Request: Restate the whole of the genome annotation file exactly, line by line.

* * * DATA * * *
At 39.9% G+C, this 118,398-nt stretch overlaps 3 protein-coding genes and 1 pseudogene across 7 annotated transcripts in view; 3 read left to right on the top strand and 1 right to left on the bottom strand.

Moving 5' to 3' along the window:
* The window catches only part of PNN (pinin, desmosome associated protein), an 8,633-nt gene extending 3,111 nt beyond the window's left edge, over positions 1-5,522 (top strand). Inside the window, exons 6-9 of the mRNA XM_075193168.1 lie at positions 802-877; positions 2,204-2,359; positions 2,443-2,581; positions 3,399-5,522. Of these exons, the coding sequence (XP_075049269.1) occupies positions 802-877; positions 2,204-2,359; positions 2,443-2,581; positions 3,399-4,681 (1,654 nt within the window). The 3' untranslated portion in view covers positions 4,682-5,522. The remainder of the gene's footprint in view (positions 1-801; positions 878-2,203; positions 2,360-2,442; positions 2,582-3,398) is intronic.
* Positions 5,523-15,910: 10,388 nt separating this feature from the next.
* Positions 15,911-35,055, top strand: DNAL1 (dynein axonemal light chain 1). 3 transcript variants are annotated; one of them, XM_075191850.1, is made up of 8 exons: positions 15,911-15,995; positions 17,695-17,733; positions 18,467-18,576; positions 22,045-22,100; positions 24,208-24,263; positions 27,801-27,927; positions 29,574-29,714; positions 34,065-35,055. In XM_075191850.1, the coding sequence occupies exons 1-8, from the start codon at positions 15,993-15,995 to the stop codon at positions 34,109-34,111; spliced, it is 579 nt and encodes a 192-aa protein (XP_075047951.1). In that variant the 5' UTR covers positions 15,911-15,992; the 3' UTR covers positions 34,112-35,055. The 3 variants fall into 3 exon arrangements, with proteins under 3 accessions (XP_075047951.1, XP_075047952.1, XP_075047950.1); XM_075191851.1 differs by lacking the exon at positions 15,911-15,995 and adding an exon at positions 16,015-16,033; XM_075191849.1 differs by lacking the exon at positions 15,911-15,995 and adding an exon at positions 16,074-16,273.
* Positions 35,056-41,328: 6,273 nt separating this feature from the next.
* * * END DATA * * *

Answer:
At 39.9% G+C, this 118,398-nt stretch overlaps 3 protein-coding genes and 1 pseudogene across 7 annotated transcripts in view; 3 read left to right on the top strand and 1 right to left on the bottom strand.

Moving 5' to 3' along the window:
* The window catches only part of PNN (pinin, desmosome associated protein), an 8,633-nt gene extending 3,111 nt beyond the window's left edge, over positions 1-5,522 (top strand). Inside the window, exons 6-9 of the mRNA XM_075193168.1 lie at positions 802-877; positions 2,204-2,359; positions 2,443-2,581; positions 3,399-5,522. Of these exons, the coding sequence (XP_075049269.1) occupies positions 802-877; positions 2,204-2,359; positions 2,443-2,581; positions 3,399-4,681 (1,654 nt within the window). The 3' untranslated portion in view covers positions 4,682-5,522. The remainder of the gene's footprint in view (positions 1-801; positions 878-2,203; positions 2,360-2,442; positions 2,582-3,398) is intronic.
* Positions 5,523-15,910: 10,388 nt separating this feature from the next.
* Positions 15,911-35,055, top strand: DNAL1 (dynein axonemal light chain 1). 3 transcript variants are annotated; one of them, XM_075191850.1, is made up of 8 exons: positions 15,911-15,995; positions 17,695-17,733; positions 18,467-18,576; positions 22,045-22,100; positions 24,208-24,263; positions 27,801-27,927; positions 29,574-29,714; positions 34,065-35,055. In XM_075191850.1, the coding sequence occupies exons 1-8, from the start codon at positions 15,993-15,995 to the stop codon at positions 34,109-34,111; spliced, it is 579 nt and encodes a 192-aa protein (XP_075047951.1). In that variant the 5' UTR covers positions 15,911-15,992; the 3' UTR covers positions 34,112-35,055. The 3 variants fall into 3 exon arrangements, with proteins under 3 accessions (XP_075047951.1, XP_075047952.1, XP_075047950.1); XM_075191851.1 differs by lacking the exon at positions 15,911-15,995 and adding an exon at positions 16,015-16,033; XM_075191849.1 differs by lacking the exon at positions 15,911-15,995 and adding an exon at positions 16,074-16,273.
* Positions 35,056-41,328: 6,273 nt separating this feature from the next.